When facing a serious health condition affecting yourself, your partner, or your family, taking time off work can be necessary but stressful, especially when worrying about keeping a job and income stability. Fortunately, the FMLA leave can provide some relief. Whether you cannot work due to serious health conditions or need to care for your loved ones, FMLA Leave offers unpaid leave and job protection.
So, if you are an employee or employer seeking to learn more about FMLA leave, keep reading!
More Helpful HR Tips
Engage with your employees.
Instead of a boring orientation, let's start a fun quiz to refresh new day. Sign up for free and take what you want from the template library!
🚀 To the clouds ☁️
What Is FMLA Leave?
FMLA leave (Family and Medical Leave Act) is a federal law in the United States that provides certain employees with up to 12 weeks of unpaid leave in 12 months for specific family and medical reasons.
The FMLA is created to help employees maintain their work and family responsibilities by allowing them to take off work for defined circumstances without fear of losing their job or health insurance benefits.
Under FMLA, eligible employees can take an absence for the following reasons:
- The birth and care of a newborn child;
- The placement of a child for adoption or foster care;
- To take care of an immediate family member (a spouse, child, or parent) with a serious health condition;
- To take medical leave if an employee has a severe health condition that prevents them from working.
Who Can Use FMLA Leave?
To be eligible to take FMLA leave, an employee must meet the following criteria:
- Work for a covered employer: The FMLA applies to private employers with 50 or more employees, public agencies, and elementary and secondary schools.
- Meet the length of service requirement: Employees have to work for their employer for at least 12 months with 1,250 hours.
- Meet location requirement: Employees must work where the employer has 50 or more employees within a 75-mile radius.
How To Practice FMLA Leave Correctly?
If you are eligible and must take FMLA leave, follow your employer’s established policies and procedures for requesting and taking leave. Here are the general steps to practice:
1/ Inform your employer
Notify your employer that you require FMLA.
- For foreseeable rest, give at least 30 days’ notice.
- For unforeseeable leave, give notice as soon as possible, generally on the same day you learn of the need or the next work day.
- If you’re receiving emergency medical treatment, your spokesperson (your spouse or adult family member) can do it for you.
You don’t need to disclose your diagnosis, but you should provide information showing that your leave is due to an FMLA-protected condition.
2/ Request FMLA paperwork
Your employer should provide you with this paperwork within five business days of your request and notify you of your FMLA eligibility (eligible or ineligible – If you’re ineligible, give you at least one reason why).
They must also notify you of your rights and responsibilities under the FMLA.
3/ Complete FMLA paperwork
Fill out the FMLA paperwork entirely and accurately. Be sure to provide all necessary information, including the reason for your leave and the anticipated duration of your holiday. If your employer asks for medical certification, you usually have 15 calendar days to provide it.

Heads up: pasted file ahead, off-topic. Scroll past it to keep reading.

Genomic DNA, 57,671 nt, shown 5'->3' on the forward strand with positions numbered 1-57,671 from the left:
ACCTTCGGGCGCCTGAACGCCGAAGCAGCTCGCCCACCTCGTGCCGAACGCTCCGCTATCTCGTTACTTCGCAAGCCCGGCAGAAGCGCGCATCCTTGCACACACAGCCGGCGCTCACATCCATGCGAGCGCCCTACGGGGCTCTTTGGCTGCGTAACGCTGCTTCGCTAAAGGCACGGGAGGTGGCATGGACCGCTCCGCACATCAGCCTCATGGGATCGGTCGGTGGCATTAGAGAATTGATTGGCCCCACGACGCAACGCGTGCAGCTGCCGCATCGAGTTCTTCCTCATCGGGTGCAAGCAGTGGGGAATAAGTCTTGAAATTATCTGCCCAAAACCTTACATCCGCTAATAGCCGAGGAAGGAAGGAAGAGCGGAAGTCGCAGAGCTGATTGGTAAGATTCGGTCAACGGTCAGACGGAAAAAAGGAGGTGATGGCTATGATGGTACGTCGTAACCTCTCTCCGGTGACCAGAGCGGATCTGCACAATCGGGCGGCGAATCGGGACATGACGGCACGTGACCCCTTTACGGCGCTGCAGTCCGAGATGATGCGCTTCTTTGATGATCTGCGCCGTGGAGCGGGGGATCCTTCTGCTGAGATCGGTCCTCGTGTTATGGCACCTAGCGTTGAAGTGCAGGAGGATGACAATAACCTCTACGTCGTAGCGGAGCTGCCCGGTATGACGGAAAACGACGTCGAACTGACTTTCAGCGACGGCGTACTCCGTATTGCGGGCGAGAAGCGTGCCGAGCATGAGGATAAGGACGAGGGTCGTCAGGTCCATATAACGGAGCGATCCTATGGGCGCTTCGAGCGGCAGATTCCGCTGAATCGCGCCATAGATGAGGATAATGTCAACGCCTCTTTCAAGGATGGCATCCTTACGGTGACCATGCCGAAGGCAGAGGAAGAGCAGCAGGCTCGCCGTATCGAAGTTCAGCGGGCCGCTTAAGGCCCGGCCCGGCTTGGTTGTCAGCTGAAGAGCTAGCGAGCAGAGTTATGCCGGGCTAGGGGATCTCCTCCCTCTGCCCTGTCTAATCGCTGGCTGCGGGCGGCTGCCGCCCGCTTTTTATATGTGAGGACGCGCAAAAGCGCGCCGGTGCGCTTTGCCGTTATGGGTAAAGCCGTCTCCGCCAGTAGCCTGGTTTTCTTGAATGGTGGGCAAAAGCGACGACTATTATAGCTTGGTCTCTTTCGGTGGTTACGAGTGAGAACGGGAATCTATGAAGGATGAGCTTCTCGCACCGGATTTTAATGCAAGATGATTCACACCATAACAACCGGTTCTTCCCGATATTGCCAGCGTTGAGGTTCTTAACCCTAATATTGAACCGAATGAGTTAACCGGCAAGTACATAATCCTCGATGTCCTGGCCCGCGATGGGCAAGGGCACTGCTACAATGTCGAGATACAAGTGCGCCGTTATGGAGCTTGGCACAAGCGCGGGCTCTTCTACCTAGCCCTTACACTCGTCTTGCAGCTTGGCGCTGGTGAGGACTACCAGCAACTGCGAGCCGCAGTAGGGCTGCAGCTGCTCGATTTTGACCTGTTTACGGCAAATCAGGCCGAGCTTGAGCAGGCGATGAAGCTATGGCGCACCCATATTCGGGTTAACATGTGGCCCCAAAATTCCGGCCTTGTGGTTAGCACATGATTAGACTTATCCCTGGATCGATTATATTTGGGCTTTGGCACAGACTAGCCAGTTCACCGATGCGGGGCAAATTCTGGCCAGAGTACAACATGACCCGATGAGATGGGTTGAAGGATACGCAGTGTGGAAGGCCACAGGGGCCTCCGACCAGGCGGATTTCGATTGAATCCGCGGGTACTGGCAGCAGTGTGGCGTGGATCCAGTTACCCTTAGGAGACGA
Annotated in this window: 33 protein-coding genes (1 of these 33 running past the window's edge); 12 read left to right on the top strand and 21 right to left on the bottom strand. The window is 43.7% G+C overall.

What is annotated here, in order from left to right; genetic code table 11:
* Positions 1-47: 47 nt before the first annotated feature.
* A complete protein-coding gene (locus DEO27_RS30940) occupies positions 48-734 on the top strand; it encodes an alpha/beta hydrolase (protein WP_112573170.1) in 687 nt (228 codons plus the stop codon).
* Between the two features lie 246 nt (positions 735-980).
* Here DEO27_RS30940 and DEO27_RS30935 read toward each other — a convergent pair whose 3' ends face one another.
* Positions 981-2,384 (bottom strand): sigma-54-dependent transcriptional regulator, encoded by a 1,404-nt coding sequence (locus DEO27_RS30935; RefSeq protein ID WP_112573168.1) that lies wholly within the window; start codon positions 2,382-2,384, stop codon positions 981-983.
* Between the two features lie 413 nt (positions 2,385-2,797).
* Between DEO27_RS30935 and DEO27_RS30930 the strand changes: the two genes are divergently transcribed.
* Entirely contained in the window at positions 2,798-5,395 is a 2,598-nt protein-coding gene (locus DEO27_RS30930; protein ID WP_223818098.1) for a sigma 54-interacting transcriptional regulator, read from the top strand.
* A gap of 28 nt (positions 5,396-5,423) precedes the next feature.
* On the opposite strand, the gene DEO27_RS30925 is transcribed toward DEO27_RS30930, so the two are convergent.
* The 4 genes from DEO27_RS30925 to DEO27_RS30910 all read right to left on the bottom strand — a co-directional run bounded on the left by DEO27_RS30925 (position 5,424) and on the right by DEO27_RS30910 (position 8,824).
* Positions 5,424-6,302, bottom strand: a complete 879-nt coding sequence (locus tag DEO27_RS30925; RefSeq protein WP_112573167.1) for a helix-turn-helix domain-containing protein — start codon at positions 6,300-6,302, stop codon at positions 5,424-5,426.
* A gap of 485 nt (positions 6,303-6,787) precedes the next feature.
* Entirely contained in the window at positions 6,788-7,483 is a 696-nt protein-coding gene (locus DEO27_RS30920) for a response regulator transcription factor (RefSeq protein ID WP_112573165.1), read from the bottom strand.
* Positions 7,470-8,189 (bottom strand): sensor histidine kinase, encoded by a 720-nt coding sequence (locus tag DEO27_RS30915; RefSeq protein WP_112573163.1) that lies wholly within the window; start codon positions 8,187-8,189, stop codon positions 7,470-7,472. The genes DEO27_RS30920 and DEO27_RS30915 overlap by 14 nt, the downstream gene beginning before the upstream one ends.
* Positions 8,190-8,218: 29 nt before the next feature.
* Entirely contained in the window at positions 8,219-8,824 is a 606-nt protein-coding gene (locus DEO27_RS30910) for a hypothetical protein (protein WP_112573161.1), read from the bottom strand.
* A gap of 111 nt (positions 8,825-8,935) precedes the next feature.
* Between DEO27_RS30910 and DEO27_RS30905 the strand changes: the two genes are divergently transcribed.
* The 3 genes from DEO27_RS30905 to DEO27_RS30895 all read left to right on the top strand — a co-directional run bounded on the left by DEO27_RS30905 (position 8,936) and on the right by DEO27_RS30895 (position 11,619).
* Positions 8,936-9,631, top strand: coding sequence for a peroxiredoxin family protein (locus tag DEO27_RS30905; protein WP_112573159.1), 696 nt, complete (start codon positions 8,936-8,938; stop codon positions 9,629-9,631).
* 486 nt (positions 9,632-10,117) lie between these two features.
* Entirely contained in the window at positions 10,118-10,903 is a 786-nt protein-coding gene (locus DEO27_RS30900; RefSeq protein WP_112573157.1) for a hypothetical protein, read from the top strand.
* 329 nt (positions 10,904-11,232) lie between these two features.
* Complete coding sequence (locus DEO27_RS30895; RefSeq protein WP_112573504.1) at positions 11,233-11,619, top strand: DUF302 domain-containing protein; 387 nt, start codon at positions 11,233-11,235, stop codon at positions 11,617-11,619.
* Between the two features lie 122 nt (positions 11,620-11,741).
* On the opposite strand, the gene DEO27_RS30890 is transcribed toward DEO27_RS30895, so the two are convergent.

4/ Take FMLA leave
Once your employer approves your FMLA request, you may take the approved leave.
Your employer must continue your group health coverage while you are on FMLA. Even if your leave is unpaid, you will typically pay the same share of healthcare premiums as before. And you can continue to work the same or similar job upon your return.
FAQs About FMLA Leave
1/ Is FMLA leave paid or unpaid?
FMLA leaves are typically unpaid. However, employees can use any accrued paid leave (such as sick, vacation, or personal days) during their FMLA leave.
2/ Can an employer require an employee to use paid leave while taking FMLA?
Yes. Employers can require employees to use any accrued paid leave during their FMLA leave.
3/ What happens to an employee’s health benefits during FMLA?
Employees’ health benefits must be maintained during their FMLA leave, as if they were still actively working. However, the employee may be responsible for paying their share of any health insurance premiums.
4/ Can an employee be fired for taking FMLA?
No, employees cannot be fired for taking FMLA leave. However, employees can be terminated for reasons unrelated to their FMLA leave, such as poor job performance.
In the case of FMLA leave, it can be essential to gather feedback from employees to ensure that the policy is being implemented correctly and that employees feel supported throughout the process. Surveys can also help identify areas where improvements can be made and provide HR with valuable insights into the experiences of employees taking FMLA.
Using AhaSlides can be a great way to get feedback. Additionally, AhaSlides’ features allow anonymity, which helps ensure that employees feel comfortable providing honest feedback without fear of reprisal. By allowing staff to submit questions and concerns anonymously, HR teams can gain valuable insights into how employees are experiencing the FMLA leave process and identify areas for improvement.
In conclusion, FMLA leave can be a real lifesaver when you or a loved one faces a serious health condition. Remember to check if you are eligible and follow the correct procedures for requesting leave. Don’t hesitate to communicate openly with your employer and provide the necessary documentation.
And if you’re an employer, consider using anonymous surveys to gather feedback from your staff and improve your HR policies. By working together, we can create a supportive work environment that prioritizes the health and well-being of everyone involved.
*Official Paper on FMLA Leave